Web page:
Director’s Brief – The Co-Lab

Sacramento Public Library Makerspace – 3D Printing Program
Image Credit: Jenell Heimbach (2020)

What makes libraries unique institutions is their focus on equity: the library is for everybody. Resources and learning are accessible. Additionally, there has been a movement in the larger culture to make creating and making more accessible. The internet was a key element in the decentralization of knowledge production. It allowed people to share without having to go through publishing gatekeepers, and it allowed for the two-way exchange of information. Regarding 3D printing, what was once a million-dollar device became a desktop model in the early 2000s when old patents started expiring (Hornick, 2016). In 2006 the first Maker Faire started in San Mateo (Make, n.d.). That same year, the first Espresso Book Machine was installed at the World Bank in Washington, D.C. It gave people the power to self-publish their books without having to be accepted by a publisher. All these elements, the internet, making and self-publishing made it easy for anyone to create content.

And that is how they have entered the realm of the public library. Not only are libraries places where you can retrieve and consume information, they are becoming places where you can create information and content. It is purposeful that I use the term “becoming”. It is a process to figure out how these elements fit in to library services and programs, to determine what staff need to know and where the knowledge gaps are and to figure out how to do so within budgetary and time constraints. These are the barriers that libraries face. I propose that participatory services, such as The Co-Lab, are the answer.

6 Thoughts.

  1. Hi, Jenell,
    I love that idea of the I Street Press. My daughter loves writing stories but she always ends up writing on some scratch paper and pages are often lost. I think this is a service we would definitely use to preserve those memories. I want to go to the Co-Lab!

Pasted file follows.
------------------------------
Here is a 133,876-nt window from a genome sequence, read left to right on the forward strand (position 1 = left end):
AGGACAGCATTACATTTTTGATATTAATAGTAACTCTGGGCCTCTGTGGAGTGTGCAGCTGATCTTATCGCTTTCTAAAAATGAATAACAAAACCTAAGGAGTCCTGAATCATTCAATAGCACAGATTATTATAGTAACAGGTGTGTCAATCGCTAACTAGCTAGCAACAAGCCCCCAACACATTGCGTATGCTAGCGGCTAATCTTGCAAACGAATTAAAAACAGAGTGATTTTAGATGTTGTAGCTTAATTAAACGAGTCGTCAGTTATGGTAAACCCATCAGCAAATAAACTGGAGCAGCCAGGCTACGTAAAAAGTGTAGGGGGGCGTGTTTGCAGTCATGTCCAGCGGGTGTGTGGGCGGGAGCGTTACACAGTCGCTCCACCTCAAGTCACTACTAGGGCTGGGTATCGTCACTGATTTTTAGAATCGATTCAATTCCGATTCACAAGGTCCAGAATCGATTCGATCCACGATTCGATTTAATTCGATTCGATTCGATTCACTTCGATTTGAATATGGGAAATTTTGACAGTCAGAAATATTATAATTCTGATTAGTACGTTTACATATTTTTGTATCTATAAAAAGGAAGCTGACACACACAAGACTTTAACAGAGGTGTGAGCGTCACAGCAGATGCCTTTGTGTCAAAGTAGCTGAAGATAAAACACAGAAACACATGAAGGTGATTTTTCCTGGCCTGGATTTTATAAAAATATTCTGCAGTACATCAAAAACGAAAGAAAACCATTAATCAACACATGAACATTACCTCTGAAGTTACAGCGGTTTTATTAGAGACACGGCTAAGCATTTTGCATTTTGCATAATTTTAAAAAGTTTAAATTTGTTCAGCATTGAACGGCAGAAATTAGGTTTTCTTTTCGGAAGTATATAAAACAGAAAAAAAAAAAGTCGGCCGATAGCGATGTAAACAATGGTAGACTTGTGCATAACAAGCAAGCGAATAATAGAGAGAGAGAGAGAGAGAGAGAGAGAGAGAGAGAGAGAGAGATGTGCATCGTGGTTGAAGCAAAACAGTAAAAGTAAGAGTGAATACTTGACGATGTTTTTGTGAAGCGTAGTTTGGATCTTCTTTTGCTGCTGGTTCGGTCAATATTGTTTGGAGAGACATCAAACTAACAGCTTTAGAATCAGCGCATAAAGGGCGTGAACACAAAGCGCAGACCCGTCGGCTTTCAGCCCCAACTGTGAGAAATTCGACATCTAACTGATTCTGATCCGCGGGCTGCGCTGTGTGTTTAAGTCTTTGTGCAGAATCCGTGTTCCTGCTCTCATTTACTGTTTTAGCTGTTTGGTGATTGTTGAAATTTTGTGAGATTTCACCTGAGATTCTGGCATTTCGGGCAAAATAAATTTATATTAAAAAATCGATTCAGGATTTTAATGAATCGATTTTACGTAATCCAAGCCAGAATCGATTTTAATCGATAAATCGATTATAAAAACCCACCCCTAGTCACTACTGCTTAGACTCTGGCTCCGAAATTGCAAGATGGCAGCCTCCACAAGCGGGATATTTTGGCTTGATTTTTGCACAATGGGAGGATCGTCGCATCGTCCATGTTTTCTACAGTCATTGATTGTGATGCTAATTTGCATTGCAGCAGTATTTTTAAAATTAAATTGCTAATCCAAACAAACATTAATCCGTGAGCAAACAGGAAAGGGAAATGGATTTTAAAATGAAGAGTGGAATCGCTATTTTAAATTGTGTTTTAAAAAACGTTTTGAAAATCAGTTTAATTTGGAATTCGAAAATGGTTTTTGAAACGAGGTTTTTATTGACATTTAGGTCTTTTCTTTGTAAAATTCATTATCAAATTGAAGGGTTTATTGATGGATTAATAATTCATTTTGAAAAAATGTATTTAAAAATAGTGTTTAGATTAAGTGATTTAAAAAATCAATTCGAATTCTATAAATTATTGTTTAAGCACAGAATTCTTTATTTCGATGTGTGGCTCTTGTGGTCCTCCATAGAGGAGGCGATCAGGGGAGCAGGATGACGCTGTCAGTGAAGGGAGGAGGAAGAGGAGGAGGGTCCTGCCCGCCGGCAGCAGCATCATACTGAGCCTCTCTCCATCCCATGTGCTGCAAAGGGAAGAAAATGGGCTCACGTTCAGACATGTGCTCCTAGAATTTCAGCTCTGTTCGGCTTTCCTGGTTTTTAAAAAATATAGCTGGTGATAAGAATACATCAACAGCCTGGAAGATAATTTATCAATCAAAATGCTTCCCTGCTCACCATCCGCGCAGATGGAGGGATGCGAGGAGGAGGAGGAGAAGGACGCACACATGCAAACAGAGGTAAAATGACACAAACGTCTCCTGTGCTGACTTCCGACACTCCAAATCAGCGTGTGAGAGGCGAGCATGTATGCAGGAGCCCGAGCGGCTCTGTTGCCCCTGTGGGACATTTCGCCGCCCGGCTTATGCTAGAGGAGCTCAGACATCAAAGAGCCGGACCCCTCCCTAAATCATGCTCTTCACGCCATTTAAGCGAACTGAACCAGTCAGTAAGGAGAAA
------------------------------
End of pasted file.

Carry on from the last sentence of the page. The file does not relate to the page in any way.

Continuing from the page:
• @kvaldez5, yes! Children’s writing has value, as well! This is something that is underused in our I Street Press. We get a lot of use from retirees but not from youth or younger adults. I think that’s a shame. How inspiring would that be for your daughter and other young people!

      The problem is not entirely that it is not marketed appropriately, it’s just that we don’t have the staffing to handle more people. We have a librarian who runs it, a few shelvers who print the materials and library assistants who work one hour, four days per week cutting and binding the books. The I Street Press, in particular, is resource intensive. I think that’s the beauty of participatory services, though; it is really a community endeavor.

      • I wonder if this is something that you could get volunteers for to help support the staff. Maybe teachers who are off during the summer or high school seniors who would like volunteer hours for college applications.

        • Volunteers are difficult, because the cutting and binding equipment is dangerous and a liability. But I am trying to think of other ways to make the program less staff intensive. And maybe volunteers could work in other capacities. Thanks for encouraging me to keep considering it.

  2. Jenell, I really enjoyed the layout of this brief and the emphasis on community engagement. I love the I Street Press program, I think that’s really important to promote self-publishing which in turn gets more people excited about writing.

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